You won't remember that, on that rainy ride up to Round Valley where I overdid it, that we went through some of the famous Brunswick Shale mud. You certainly won't know, because you weren't there, that it splashed all over, perma-staining a jersey and getting all up in the doings of the crank.
I suspect the mud got up into places it hadn't ought to be in the bottom bracket, and that's why the grinding recently developed in the bottom bracket bearing. No worry; the OEM ones are not too expensive, and they can be delivered in less that a week. AND I still have the original manual with the specs for installation. (Good thing; the manual that came with the new part didn't have torque specs.)
The new one showed up a few days ago, and I set to work putting it in. Torque the BB into the frame at 355-445 in-lbs. (which is 30-36 ft-lbs. in real money; my torque wrench isn't calibrated in inch-lbs, but it's an easy conversion). Keep it on the low side of spec; if it creaks, you can always tighten it later. Slide on the wave washer, and torque up the crank to 337-363 in-lbs (28-30 ft-lbs)...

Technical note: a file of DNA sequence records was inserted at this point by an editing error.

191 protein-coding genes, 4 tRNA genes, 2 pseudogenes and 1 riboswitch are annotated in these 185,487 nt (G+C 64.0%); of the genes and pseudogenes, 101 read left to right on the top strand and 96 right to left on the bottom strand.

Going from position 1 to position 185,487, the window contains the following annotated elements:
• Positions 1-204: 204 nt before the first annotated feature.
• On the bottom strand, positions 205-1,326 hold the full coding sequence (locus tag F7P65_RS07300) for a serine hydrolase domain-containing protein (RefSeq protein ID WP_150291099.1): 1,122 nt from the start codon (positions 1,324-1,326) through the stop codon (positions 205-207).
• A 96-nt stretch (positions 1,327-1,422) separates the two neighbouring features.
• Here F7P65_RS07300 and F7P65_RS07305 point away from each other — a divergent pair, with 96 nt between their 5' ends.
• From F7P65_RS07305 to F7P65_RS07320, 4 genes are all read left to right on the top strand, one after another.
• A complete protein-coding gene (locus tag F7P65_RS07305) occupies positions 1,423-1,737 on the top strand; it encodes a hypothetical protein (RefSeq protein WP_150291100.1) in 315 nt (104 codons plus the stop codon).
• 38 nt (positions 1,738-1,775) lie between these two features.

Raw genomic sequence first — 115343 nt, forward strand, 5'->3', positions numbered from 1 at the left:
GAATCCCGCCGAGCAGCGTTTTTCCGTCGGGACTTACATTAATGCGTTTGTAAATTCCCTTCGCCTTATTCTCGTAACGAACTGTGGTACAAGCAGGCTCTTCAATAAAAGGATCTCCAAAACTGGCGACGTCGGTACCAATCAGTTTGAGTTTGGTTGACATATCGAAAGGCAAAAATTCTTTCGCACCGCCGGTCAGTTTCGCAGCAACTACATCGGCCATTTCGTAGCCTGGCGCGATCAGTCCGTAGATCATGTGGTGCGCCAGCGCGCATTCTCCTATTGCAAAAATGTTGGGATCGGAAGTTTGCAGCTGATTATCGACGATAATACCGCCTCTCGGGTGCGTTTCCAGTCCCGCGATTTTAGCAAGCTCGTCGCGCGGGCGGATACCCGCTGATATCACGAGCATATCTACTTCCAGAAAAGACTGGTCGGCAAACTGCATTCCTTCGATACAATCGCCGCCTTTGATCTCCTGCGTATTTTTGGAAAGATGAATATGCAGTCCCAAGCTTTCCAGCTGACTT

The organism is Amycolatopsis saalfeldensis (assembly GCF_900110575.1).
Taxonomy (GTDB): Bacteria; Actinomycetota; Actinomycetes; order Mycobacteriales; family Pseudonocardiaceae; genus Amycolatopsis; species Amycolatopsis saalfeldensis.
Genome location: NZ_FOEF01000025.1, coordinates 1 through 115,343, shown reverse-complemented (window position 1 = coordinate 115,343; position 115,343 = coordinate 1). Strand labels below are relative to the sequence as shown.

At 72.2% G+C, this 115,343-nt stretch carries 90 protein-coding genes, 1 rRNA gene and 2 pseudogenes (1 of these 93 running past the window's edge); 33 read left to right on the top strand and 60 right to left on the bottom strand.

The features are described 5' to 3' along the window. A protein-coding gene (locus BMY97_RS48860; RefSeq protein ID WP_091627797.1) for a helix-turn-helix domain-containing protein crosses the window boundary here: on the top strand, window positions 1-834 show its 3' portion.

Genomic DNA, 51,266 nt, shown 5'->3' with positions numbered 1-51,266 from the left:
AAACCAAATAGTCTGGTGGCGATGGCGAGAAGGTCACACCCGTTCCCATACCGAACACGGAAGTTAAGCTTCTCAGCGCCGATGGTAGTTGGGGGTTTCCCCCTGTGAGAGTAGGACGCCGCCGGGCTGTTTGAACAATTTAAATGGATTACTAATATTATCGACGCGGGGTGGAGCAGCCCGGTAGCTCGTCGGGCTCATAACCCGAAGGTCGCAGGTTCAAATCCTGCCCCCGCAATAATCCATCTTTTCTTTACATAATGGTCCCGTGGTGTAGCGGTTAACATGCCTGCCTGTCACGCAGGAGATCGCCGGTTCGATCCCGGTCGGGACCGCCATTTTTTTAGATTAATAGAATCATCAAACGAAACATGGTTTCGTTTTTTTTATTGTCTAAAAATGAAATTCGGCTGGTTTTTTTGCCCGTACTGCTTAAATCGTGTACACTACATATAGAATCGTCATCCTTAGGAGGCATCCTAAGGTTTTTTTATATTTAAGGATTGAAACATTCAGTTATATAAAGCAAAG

Wait. That doesn't feel right. That's what the manual says, but the crank binds, and now the dust shell is warped.
Yeah, that edge that's peeking out in the lower center of the photo? You're not supposed to be able to see that.
Sigh. OK, UN-torque it to the point that the spacing around the wave washer looks correct. Hrmph. Wouldn't you know, the crank spins freely now.
Well, it's good enough to get a ride in this weekend... and the replacement is due on Tuesday. THAT one, I'll torque by feel.
Edit June 22, 2017: It turns out that FSA makes two models of crankset with the same name, with different methods of attachment. None of the equivalency charts I found made the distinction... until one I found a few days ago. Now I know the difference, and I've got the CORRECT part on order. Sheesh. Saved yourselves thirty characters on that line, didn't youse?